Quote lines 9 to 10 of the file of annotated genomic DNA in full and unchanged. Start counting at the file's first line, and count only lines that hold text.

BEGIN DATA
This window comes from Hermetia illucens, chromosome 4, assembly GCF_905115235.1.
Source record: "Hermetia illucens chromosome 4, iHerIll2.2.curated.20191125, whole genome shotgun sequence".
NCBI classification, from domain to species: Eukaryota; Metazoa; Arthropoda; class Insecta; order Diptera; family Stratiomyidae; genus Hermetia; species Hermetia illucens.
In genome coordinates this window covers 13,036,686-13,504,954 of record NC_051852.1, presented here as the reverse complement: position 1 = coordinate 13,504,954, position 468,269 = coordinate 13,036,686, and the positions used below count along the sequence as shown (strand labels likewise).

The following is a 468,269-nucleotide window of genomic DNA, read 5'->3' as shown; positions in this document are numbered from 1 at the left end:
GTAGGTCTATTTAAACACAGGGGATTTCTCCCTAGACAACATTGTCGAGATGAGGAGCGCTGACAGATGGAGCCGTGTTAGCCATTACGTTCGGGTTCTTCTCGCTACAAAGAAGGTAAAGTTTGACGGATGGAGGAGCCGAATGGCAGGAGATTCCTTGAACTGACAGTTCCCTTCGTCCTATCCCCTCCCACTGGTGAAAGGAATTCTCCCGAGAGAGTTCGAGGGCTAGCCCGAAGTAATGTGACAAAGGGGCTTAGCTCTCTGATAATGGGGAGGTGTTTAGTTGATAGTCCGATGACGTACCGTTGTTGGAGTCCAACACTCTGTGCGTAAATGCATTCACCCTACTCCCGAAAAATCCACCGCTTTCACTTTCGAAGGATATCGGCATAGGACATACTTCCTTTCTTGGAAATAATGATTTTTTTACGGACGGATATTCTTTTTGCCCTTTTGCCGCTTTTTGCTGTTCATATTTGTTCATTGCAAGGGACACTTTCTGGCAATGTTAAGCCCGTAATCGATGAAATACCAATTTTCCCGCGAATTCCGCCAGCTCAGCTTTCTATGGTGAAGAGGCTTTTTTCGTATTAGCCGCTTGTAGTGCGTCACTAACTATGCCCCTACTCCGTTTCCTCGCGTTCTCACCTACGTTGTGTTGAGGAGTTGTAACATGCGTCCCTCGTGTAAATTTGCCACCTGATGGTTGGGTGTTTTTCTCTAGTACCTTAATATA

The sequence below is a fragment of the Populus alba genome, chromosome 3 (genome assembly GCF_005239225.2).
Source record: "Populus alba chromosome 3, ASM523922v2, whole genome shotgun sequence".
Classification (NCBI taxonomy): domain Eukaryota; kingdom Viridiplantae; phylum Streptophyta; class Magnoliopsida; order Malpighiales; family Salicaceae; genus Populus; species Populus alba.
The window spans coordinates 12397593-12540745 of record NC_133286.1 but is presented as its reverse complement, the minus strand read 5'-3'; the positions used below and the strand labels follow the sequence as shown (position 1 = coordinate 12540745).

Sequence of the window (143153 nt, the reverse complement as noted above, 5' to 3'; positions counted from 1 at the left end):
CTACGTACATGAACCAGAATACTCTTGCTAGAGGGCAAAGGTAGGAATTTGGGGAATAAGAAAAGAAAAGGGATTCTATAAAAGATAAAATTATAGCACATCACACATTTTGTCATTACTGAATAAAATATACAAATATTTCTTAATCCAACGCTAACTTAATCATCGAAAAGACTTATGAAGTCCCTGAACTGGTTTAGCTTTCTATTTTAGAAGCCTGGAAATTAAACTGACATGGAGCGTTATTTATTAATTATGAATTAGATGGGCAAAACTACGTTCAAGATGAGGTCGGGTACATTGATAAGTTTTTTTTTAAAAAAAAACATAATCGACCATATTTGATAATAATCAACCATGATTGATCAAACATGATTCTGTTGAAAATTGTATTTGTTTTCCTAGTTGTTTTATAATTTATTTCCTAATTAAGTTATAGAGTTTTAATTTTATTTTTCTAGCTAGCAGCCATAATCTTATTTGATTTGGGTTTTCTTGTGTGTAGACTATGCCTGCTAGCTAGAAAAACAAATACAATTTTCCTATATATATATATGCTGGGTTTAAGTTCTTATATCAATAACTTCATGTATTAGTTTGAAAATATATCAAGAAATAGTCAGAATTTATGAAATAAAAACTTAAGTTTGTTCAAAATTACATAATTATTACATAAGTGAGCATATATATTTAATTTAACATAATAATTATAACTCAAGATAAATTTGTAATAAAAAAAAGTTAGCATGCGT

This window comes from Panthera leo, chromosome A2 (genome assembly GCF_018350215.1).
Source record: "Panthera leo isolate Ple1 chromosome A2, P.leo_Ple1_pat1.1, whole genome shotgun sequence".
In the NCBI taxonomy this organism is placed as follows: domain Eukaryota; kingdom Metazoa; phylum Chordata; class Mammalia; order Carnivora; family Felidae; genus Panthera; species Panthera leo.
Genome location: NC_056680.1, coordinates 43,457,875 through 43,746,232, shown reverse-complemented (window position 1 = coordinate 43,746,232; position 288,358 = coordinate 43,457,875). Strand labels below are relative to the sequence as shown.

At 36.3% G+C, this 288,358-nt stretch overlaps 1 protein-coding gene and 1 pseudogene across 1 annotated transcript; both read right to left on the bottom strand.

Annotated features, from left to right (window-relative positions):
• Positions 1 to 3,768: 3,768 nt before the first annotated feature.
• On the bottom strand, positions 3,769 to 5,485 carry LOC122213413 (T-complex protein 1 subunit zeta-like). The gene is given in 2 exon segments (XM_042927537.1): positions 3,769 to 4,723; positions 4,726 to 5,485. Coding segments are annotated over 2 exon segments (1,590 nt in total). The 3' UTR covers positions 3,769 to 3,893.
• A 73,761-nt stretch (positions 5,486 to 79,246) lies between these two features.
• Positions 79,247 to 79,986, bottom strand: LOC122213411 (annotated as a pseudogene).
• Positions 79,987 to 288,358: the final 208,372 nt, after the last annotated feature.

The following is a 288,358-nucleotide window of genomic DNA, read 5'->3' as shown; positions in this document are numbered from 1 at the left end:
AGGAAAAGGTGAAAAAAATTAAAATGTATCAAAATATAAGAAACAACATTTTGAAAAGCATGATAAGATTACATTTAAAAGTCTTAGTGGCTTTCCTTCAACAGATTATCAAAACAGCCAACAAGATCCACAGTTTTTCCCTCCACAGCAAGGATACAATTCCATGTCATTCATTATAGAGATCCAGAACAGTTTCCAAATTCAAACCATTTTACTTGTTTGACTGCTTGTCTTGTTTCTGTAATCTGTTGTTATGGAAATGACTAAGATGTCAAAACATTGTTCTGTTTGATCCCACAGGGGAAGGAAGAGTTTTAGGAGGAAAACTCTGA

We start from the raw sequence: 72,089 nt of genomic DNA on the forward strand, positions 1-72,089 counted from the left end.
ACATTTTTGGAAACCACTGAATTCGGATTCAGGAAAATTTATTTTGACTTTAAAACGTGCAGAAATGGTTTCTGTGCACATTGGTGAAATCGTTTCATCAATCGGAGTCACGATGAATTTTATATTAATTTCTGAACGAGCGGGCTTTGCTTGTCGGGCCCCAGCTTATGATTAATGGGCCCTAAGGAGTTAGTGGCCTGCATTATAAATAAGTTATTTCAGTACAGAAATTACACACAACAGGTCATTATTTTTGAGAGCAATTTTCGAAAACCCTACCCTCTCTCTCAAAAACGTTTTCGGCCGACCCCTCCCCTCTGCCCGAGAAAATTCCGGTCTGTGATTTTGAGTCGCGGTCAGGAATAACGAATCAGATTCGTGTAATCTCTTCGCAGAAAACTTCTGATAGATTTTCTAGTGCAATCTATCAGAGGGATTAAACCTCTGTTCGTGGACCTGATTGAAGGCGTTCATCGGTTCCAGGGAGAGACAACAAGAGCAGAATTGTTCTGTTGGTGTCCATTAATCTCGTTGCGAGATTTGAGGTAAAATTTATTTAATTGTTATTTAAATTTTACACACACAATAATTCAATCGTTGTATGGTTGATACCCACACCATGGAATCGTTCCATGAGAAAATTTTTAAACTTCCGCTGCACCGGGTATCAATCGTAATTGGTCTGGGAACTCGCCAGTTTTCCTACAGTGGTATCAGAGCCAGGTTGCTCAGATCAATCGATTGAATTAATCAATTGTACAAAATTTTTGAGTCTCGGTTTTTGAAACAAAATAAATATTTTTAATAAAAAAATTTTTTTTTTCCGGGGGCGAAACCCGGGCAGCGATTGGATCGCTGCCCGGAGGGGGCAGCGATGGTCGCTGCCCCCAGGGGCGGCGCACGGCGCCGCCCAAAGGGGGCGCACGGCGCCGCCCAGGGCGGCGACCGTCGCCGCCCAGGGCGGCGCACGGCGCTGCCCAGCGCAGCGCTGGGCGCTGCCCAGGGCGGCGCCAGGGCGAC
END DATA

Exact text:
Classification (NCBI taxonomy): domain Eukaryota; kingdom Viridiplantae; phylum Streptophyta; class Magnoliopsida; order Malpighiales; family Salicaceae; genus Populus; species Populus alba.
The window spans coordinates 12397593-12540745 of record NC_133286.1 but is presented as its reverse complement, the minus strand read 5'-3'; the positions used below and the strand labels follow the sequence as shown (position 1 = coordinate 12540745).